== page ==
NIH Research Festival
After an injury, the body must establish a delicate balance between immune activation, to fight off infection and clear debris, while preventing immune reactivity to the body‚Äôs own tissue to promote optimal healing and long-term survival. During wounding and surgical material implantation for tissue reconstruction, there is a disturbance in homeostasis and release of self-antigen. Regulation between tolerance and auto-inflammation in this process is not well understood. Here, we analyzed antigen-presenting cells in muscle injury and found that pro-regenerative biomaterials enrich a novel Batf3-dependent CD103+XCR1+CD206+CD301b+ dendritic cell population associated with cross-presentation and self-tolerance. Up-regulation of E-Cadherin (the ligand for CD103) and XCL-1 in injured tissue suggests a mechanism for cell recruitment to trauma. Muscle injury recruited NK cells that produced Xcl1 when stimulated with fragmented extracellular matrix. Without cross-presenting cells T cell activation increases, pro-regenerative macrophage polarization decreases, and there are alterations in myogenesis, adipogenesis, fibrosis, and increased muscle calcification. While this pathway has been described in cancer, this is the first time it has been implicated in wound healing. These data represent a new fundamental mechanism of immune regulation that has not previously been linked to trauma and material implantation, resulting in downstream effects on tissue regeneration, having implications for both short- and long-term injury recovery.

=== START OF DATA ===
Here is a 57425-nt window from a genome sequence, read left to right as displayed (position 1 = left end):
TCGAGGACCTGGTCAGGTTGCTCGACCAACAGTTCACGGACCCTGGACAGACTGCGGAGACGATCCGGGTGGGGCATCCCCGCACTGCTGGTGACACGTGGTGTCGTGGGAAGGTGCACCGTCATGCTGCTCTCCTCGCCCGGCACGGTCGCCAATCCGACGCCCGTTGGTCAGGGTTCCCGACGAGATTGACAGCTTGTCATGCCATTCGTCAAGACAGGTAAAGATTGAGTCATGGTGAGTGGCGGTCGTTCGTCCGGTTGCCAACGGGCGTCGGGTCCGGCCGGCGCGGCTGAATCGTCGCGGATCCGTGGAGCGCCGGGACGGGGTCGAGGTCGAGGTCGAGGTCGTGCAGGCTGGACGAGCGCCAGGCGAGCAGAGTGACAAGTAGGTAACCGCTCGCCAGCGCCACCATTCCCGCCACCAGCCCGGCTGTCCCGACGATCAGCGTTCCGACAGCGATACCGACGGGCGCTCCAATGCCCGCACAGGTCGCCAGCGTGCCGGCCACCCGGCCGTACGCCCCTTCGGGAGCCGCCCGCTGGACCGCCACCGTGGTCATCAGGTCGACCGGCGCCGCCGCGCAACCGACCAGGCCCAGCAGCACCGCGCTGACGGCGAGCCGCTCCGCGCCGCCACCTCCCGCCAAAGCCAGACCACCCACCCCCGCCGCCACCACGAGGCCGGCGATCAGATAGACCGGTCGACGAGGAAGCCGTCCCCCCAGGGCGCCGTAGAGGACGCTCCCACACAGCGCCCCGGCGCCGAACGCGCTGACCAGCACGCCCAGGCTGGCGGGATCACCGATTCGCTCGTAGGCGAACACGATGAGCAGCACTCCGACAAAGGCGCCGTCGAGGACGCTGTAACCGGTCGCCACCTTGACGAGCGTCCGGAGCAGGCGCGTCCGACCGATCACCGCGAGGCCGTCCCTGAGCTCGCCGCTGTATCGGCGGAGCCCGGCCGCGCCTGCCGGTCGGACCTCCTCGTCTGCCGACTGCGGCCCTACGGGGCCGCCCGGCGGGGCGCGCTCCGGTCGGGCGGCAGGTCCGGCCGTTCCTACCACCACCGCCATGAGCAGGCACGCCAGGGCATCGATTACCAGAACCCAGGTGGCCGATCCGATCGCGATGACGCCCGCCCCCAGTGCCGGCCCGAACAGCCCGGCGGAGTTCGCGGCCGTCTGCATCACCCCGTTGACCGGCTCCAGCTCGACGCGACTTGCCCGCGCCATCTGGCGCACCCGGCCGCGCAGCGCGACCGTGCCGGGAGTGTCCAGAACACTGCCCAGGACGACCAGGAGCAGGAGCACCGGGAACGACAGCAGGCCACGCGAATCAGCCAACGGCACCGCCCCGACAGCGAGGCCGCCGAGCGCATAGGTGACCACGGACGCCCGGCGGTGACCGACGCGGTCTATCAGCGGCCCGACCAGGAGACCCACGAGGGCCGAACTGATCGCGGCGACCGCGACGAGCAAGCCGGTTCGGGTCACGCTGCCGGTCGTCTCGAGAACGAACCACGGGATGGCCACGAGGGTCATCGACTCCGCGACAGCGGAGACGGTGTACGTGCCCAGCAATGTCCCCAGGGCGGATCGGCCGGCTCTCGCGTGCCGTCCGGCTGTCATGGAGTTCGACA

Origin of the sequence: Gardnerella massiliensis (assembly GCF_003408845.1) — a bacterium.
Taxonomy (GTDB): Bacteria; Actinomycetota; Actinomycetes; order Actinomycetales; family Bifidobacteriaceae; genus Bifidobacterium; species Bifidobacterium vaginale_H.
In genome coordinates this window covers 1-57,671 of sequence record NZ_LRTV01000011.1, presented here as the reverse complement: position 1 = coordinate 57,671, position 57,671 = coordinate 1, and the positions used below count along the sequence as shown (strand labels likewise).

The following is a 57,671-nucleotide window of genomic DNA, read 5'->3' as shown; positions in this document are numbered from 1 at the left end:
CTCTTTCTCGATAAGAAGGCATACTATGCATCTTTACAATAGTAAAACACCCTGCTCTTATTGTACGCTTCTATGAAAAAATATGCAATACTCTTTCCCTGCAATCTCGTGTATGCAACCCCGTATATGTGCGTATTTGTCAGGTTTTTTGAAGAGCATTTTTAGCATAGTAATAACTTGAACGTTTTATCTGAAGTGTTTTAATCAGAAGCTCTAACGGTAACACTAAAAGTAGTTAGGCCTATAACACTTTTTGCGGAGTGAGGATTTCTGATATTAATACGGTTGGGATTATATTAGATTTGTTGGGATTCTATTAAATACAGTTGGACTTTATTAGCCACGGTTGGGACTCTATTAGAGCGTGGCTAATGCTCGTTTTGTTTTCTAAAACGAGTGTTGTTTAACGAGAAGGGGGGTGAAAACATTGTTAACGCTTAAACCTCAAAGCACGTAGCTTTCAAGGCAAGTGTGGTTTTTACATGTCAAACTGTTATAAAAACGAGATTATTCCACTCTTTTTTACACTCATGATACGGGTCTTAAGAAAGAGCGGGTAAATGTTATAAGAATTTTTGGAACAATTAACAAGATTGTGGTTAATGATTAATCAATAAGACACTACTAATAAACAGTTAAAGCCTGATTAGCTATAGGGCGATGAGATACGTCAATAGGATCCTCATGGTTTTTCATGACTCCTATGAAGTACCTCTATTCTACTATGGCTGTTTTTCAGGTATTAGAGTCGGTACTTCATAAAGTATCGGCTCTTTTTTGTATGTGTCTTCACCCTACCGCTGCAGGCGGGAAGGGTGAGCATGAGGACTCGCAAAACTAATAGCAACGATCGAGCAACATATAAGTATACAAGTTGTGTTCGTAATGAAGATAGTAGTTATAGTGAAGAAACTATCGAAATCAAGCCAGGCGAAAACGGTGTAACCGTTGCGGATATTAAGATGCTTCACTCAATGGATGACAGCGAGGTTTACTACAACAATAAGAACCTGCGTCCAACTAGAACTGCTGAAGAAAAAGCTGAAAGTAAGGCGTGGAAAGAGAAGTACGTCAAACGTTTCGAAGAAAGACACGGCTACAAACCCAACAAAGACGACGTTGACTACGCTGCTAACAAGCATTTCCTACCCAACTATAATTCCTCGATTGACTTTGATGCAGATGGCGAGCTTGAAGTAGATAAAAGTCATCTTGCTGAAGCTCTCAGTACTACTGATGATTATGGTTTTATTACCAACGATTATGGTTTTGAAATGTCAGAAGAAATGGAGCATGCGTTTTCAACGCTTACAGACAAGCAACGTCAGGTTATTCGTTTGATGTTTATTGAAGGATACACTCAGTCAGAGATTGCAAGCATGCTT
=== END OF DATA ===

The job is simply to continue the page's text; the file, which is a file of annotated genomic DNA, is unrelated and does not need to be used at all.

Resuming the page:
Scientific Focus Area: Biomedical Engineering and Biophysics
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